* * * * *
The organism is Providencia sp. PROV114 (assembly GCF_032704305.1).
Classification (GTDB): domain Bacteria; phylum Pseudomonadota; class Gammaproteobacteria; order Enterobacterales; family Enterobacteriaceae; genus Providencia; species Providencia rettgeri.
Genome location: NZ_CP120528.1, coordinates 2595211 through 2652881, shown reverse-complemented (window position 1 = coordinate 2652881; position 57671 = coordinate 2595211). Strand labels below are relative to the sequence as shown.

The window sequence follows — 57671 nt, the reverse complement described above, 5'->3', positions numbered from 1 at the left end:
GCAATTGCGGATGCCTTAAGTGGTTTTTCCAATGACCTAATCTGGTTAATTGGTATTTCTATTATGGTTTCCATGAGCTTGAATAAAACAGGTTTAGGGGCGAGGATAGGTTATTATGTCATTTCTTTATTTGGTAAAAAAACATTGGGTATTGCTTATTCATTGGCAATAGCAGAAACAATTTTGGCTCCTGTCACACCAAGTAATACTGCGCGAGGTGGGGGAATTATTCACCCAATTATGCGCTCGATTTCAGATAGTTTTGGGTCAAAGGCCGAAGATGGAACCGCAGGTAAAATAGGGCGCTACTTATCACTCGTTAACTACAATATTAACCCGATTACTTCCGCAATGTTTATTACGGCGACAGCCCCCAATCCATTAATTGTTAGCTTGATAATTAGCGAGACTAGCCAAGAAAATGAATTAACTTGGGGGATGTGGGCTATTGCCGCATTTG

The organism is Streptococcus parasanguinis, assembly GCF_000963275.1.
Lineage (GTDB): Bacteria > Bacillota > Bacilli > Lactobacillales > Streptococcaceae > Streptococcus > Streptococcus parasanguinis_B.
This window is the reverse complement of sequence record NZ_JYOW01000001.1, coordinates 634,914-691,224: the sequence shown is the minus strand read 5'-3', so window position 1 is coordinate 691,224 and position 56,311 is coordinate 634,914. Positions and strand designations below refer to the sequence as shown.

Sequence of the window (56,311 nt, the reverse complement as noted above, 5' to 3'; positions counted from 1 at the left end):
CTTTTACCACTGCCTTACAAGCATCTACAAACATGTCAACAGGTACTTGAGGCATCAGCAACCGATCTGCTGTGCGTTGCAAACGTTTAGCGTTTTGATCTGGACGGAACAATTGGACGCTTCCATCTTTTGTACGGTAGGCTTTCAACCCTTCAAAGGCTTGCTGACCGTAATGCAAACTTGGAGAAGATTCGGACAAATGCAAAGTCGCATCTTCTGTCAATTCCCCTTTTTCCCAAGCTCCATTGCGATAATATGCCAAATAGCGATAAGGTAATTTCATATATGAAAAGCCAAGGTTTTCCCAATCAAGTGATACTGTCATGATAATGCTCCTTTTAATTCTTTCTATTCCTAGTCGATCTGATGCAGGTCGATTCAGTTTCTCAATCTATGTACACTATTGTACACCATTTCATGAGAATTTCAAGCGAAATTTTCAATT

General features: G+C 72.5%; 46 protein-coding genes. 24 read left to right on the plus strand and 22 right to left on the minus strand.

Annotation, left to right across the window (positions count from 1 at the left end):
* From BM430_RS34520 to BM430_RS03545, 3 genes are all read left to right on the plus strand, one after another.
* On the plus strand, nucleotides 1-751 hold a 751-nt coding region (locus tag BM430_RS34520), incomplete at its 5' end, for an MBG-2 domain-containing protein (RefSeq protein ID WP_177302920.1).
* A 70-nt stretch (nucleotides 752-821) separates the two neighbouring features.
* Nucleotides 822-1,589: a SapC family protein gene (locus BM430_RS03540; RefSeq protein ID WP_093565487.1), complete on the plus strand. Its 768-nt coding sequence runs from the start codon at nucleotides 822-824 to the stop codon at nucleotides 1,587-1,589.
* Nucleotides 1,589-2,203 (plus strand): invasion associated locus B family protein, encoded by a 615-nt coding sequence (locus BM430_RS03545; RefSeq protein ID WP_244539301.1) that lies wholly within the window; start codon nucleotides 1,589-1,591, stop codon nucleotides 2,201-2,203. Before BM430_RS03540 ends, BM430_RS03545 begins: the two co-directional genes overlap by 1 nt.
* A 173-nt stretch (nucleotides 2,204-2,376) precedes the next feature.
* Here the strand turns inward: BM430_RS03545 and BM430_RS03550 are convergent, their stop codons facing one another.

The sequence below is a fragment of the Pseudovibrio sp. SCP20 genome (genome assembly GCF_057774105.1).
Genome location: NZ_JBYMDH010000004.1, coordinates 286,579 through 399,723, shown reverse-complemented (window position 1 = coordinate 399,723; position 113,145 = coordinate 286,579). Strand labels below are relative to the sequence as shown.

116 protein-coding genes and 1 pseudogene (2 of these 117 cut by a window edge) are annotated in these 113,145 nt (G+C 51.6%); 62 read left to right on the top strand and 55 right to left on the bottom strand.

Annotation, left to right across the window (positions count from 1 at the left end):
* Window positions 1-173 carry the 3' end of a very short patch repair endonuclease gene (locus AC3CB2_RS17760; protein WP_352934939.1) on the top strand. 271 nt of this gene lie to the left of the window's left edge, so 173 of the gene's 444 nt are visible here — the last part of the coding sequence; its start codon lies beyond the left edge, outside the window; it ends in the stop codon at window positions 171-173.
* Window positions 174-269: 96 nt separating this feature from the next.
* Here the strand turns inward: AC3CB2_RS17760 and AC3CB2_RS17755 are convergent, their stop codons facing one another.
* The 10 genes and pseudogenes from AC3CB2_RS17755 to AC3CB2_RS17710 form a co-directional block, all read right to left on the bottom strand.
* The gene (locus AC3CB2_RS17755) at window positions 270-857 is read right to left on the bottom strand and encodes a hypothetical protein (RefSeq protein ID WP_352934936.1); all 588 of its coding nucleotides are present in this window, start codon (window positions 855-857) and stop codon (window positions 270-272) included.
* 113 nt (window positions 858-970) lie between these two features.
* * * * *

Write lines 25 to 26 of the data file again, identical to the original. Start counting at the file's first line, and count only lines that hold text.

* Window positions 174-269: 96 nt separating this feature from the next.
* Here the strand turns inward: AC3CB2_RS17760 and AC3CB2_RS17755 are convergent, their stop codons facing one another.